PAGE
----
Most people have probably noticed by now that prices have been rising of late for many of the goods and services they purchase. Wondering what the latest U.S. inflation rate is? Well this Thursday we will find out - just keep in mind that the government's report isn't always the most accurate measure of "real" inflation. Tim Iacono talks more about this, as well as the most recent inflation reports released by China and the U.K., in his blog post below.
The latest reading on consumer prices in the U.S. will be released on Thursday and there have already been rumblings about the Labor Department printing a surprisingly big number after last month’s 1.5 percent increase, the biggest jump in government reported consumer prices (which may vary considerably from your personal experience) in 19 months.
If there’s one thing that the U.S. government’s economists and bean counters have become quite adept at over the years, it is ensuring that inflation doesn’t come in too hot, so, don’t get your hopes up for too big of an upside surprise.
In China, the latest data showed consumer prices rising at a 4.9 percent year-over-year rate, down from the 5+ percent rate of a month or two ago but still causing problems amongst the population since food prices are rising at more than double the overall rate.
[Hmm... Here's an interesting one from Google - if you search on "China Inflation" on Google News, atop the list you get stories about gold in China rather than inflation in China.]
Anyway, Reuters reports that ex-food inflation is now a big concern in the Middle Kingdom:
Chinese inflation hit a lower-than-forecast 4.9 percent in January, but price pressures excluding food were their strongest in at least a decade and will force the central bank to keep tightening monetary policy.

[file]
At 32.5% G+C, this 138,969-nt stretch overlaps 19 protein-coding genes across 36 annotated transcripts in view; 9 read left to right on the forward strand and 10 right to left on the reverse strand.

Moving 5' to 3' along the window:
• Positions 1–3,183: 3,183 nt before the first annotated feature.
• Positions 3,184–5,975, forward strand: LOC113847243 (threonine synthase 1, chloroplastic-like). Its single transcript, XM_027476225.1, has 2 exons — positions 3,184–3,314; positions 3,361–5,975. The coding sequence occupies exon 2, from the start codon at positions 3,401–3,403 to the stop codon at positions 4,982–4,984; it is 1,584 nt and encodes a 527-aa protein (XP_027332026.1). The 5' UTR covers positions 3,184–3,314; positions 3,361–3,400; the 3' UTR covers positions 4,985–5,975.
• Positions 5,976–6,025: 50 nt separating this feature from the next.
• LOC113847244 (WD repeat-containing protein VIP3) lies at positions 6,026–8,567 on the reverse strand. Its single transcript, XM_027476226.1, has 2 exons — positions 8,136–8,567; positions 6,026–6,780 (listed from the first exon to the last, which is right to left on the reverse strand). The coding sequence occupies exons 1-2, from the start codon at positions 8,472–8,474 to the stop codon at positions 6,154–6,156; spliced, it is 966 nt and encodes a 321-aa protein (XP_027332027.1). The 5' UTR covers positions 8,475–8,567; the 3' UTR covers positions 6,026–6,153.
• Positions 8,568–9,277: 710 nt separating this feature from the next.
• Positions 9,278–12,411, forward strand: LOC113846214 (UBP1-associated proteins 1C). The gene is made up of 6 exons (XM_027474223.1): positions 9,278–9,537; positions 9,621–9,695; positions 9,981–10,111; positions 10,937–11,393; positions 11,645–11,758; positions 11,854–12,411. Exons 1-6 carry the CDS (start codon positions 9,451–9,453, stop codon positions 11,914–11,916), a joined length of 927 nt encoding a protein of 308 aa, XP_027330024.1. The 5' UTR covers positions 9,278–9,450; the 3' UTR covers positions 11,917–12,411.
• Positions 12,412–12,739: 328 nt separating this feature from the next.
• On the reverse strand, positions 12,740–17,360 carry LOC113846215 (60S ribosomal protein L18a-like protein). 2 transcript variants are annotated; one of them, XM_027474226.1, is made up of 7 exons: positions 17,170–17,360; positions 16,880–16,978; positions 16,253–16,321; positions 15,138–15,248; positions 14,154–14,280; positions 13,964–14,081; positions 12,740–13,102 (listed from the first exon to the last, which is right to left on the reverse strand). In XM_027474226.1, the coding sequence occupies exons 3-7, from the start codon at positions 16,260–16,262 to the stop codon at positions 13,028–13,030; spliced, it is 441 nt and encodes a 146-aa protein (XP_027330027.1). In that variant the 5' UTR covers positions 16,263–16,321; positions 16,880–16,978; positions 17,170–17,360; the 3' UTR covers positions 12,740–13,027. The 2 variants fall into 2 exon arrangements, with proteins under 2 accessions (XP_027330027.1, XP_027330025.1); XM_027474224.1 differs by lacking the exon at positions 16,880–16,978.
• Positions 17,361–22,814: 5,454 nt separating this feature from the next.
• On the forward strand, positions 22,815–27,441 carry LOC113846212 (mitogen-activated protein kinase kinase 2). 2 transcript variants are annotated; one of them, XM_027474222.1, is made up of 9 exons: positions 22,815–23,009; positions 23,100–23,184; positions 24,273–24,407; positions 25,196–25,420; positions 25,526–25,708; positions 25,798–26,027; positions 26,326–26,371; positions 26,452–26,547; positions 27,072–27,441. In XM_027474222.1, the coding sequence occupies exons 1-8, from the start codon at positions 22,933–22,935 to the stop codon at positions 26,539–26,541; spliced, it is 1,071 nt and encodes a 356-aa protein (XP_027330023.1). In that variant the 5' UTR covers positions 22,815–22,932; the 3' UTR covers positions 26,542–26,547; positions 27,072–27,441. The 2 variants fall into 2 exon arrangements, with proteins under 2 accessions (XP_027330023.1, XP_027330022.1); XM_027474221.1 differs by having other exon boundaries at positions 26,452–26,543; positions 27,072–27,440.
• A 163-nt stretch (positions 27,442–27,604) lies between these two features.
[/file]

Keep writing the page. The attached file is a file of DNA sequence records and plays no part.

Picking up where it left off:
In a tentative sign that its actions so far, including higher interest rates and lending restrictions, have started to bite, money growth eased to its slowest pace in six months in January at 17.2 percent year on year.
Now, I don’t know about you, but whenever I hear something like money supply growth “easing” to 17.2 percent, it reminds me that some parts of the world’s financial media (along with most of its economists) have gone completely mad.
Yes, future historians will one day look back and laugh at the naive belief of our era that, somehow, money supply growing at three or four times the rate of government reported inflation was somehow sustainable.
In the U.K., they continue to have a little inflation problem too and, as the Bank of England has been saying for a few years now, higher prices are just a temporary development. The Telegraph reports that BOE Chief Mervyn King had to write another letter to the Chancellor this month to explain why:
Mr King continued to blame the over-target inflation on “temporary effects”, citing the increase in VAT to 20pc at the start of the month, the fall in the pound and soaring commodity prices.
Mr King made the comments in his latest letter to the Chancellor after the Office for National Statistics (ONS) reported that higher oil prices and the recent VAT rise drove CPI inflation from 3.7pc in December to its highest point in more than two years.
Importantly, a broader measure of inflation in the U.K. that includes some of the costs of homeownership is now at just over 5 percent.
What will U.S. inflation look like on Thursday?
Despite soaring gasoline prices (I should know, we just got back from California) and with nearly every other measure of prices in the U.S. coming in at some multiple of the official rate of inflation, you’d think that eventually we’d see some of this show up in the government’s consumer price data, particularly since you read reports daily about manufacturers finally passing their rising input costs along to consumers.
Maybe Thursday will be the day.
This post was republished with permission from The Mess That Greenspan Made.